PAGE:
Telling stories about story tellers

Scarlet, in Scarlet Ibis by Gill Lewis, is a story teller. It’s what she’s good at, and it also serves to keep her autistic younger brother Red calm and happy. Similarly in Jo Cotterill’s Looking at the Stars, Mini makes life bearable for herself and others by telling stories. She makes them up as she goes along, even, not quite knowing where the story will go or how she will end it.

I read these two books close together, and was struck by the similarities. But as I stopped to think about it properly, I realised that many books have a main character who tells stories, writes, draws, daydreams, or all of these.

Jo’s Mini felt very much like a Jacqueline Wilson girl, except in a war torn country. Jacqueline’s heroines frequently, if not absolutely always, tell stories. They are her, really. We know how Jacky herself spent her childhood dreaming about things, making up characters and plots, drawing, and so on. She simply puts versions of herself in her books.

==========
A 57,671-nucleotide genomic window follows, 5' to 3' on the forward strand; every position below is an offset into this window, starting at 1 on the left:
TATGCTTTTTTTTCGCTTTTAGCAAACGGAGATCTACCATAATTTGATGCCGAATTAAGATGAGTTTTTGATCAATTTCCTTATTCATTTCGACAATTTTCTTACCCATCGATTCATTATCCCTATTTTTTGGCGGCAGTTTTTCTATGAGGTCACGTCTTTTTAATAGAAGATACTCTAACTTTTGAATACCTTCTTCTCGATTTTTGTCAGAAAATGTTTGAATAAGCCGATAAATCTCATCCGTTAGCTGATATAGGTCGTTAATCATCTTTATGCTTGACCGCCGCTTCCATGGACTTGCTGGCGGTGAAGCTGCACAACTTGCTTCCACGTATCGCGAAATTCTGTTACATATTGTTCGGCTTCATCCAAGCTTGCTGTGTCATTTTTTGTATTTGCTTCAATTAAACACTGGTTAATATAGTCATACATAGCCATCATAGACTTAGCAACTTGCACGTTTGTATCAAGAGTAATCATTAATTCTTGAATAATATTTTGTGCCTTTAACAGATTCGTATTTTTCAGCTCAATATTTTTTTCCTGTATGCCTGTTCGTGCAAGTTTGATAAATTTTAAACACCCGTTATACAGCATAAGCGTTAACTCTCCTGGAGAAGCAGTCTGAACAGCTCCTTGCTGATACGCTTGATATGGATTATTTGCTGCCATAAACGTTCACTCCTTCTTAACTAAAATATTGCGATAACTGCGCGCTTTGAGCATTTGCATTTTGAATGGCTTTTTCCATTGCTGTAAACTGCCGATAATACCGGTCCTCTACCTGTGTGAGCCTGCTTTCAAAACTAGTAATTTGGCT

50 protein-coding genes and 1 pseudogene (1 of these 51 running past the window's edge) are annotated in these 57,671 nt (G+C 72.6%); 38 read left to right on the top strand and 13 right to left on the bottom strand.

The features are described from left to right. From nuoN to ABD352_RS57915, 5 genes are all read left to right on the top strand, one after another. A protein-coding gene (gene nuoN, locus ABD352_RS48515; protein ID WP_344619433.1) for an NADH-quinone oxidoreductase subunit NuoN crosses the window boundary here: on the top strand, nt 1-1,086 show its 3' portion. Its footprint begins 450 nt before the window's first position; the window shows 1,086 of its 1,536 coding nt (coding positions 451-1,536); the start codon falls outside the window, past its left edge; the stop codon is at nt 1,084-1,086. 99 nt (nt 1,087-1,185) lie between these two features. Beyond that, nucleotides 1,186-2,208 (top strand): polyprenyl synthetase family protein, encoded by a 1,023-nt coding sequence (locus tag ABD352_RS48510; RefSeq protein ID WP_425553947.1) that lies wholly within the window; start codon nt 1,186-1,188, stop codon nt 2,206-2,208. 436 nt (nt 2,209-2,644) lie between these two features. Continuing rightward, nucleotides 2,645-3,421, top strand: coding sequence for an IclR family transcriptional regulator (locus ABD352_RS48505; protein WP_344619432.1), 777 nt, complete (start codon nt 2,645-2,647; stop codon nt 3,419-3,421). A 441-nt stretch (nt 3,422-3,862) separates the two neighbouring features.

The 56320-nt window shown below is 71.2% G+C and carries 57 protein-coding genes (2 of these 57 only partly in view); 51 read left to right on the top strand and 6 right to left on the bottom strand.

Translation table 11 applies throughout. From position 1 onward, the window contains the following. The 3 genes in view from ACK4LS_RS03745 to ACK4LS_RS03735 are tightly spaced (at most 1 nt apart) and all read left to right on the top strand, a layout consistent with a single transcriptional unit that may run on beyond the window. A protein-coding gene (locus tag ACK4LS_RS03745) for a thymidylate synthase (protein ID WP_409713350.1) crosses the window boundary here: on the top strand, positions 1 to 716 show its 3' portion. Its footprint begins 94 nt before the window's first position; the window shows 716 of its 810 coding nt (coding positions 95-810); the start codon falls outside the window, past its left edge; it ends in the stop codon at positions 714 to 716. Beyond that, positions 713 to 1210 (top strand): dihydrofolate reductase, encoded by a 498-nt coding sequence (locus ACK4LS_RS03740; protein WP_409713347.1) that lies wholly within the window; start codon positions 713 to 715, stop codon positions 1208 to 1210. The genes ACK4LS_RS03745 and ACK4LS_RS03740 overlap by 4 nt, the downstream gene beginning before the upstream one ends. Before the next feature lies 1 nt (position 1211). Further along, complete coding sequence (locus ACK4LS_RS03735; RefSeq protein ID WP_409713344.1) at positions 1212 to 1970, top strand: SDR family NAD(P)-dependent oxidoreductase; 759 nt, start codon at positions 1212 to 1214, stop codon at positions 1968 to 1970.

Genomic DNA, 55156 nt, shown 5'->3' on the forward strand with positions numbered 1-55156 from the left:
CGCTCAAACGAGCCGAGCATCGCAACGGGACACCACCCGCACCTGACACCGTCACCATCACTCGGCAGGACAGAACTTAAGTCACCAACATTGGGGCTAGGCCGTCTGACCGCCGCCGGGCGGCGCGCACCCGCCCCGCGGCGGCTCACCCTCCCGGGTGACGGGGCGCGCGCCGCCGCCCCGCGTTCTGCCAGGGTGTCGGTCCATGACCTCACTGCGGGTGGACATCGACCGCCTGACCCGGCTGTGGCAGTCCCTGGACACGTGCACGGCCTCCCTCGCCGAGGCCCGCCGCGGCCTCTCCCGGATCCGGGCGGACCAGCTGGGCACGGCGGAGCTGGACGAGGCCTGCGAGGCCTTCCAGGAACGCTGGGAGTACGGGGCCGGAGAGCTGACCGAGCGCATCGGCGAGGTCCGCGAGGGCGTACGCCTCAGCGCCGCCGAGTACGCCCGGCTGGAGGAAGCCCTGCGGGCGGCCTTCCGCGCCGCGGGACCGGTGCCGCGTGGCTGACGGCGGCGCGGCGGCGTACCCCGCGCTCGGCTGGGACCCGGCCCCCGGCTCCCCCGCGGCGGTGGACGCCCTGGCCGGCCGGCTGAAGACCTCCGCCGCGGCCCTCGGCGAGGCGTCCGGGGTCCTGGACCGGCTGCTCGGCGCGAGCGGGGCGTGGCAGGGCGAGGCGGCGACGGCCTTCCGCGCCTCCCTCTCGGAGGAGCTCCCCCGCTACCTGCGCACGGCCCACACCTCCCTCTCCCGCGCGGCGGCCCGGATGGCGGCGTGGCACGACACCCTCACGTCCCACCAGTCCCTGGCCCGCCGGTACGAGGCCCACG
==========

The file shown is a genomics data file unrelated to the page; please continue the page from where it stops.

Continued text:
From that thought, I realised that authors are of necessity story tellers. It’s what they do. And if you follow the sensible advice about writing what you know, then the reality of story telling will be close to very many writers.

I don’t know if there really is a disproportionate number of fictional heroines (mostly girls, I believe) who do what their creators do. But I suspect so. More authors/dreamers than accountants or cleaners.

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